We are not at the end of history!

We are not at the end of history!

“Beauty humbles and impassions the poet”

EDITOR’S NOTE: The St. Martiner Lasana Mwanza Sekou (1959-) wrote for many years about his own life and experience and the critical path for the future of his people, the Caribbean nation, with engaging poems, monologues, short stories and critical essays. Last year House of Nehesi Publishers published an extensive study of his groundbreaking work and ideas. Pro. Howard Fergus, a Montserrat literary critic, wrote the study, entitled Love Labor Liberation in Lasana Sekou. Ñapa had an exclusive interview with Sekou, a Caribbean man and citizen of the world with a difficult, but clear and poignant message. (The original Dutch version of this editor’s note and the interview appeared in the Ñapasupplement of theAmigoe newspaper in Curacao, May 2008; and at Amigoe.com on 10 May 2008.)

Interview by Hans Vaders

ÑAPA: Many people on Curaçao and Aruba do not know your work. Is this perhaps because you publish your works in English?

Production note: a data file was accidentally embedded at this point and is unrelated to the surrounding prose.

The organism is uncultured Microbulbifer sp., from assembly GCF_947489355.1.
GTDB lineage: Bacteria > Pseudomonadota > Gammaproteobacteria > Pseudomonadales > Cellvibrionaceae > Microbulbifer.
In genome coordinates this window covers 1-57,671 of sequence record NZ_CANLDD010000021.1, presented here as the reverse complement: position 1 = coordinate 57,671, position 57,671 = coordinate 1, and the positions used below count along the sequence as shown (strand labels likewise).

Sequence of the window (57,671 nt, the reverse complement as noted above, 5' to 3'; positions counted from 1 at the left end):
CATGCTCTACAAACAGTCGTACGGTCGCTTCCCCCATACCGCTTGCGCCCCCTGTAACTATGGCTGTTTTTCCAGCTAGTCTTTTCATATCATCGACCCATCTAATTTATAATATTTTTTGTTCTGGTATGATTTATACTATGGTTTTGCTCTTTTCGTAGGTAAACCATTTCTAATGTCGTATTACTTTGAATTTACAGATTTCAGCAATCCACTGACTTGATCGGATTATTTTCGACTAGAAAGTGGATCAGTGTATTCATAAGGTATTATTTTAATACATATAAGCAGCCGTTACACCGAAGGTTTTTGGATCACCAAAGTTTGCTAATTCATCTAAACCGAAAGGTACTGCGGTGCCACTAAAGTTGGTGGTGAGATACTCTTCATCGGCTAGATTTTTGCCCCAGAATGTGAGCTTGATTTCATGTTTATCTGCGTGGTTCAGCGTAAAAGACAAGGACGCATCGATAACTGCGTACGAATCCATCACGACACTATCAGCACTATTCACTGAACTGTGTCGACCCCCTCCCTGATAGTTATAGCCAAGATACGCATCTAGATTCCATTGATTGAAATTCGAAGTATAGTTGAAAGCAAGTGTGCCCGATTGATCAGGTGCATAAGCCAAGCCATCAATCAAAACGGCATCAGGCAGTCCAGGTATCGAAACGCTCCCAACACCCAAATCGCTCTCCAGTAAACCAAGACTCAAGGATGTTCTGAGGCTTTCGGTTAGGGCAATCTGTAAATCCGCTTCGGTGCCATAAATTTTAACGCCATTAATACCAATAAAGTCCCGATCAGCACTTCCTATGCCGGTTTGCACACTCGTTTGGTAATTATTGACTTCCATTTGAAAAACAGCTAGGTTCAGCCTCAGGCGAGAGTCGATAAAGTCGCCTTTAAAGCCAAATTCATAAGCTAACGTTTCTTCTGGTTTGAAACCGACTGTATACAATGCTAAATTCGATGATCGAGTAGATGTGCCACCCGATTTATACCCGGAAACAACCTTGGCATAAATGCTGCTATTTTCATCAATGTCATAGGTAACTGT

LMS: Language could be a factor, but given the St. Martiner’s multilingual aptitude, functionally, language should be seen more as a challenge to overcome or engage positively. Not as an obstacle. Writers, artists, cultural and educational institutions, media, publishers, libraries, bookstores should do more, proactively, to network, translate and distribute our literatures and other art forms throughout the Caribbean and beyond. Human interest, writing excellence, investment and marketing are involved in what draws and drives the process of contact and communication. Cultural exchange, as an essential course of Caribbean coexistence and as business, is increasing significantly as Caribbean independence and sovereignty strengthens. Our musicians and carnivals are probably the unsung pioneers, for at least 100 years, and now benefit us the most from this cultural union and knowledge of each other. Other artists and art forms are slower in catching up but there is meaningful activity between the “island territories,” within the region and across language zones. Napa has certainly been a forum, a bridge – a record of the “inventory” that the author George Lamming speaks so eloquently about – linking our peoples and cultures. How much, in this case writers and their writings, are known beyond their home island, is also related to political relations, school curricula, immigration, tourism, trade and commerce, media access, language, translations, and cultural and familial proximities between the peoples of the Caribbean. I also work for the day when more St. Martin authors, such as Drisana Jack, Changa Hickinson, Charles Borromeo Hodge, Joseph Lake, Jr., and Fabian Badejo will be read in Curacao, Aruba and Bonaire. It will happen, that more St. Martiners will come to know Arion, Booi, Debrot, Ecury, Lampe, van Leeuwen, our dear Elis Juliana, and other authors from the region. The prosperity of Caribbean peoples also depends on who we want to be; how much we know ourselves within our own island; and how informed are the relations with the nations in the region and peoples from around the world.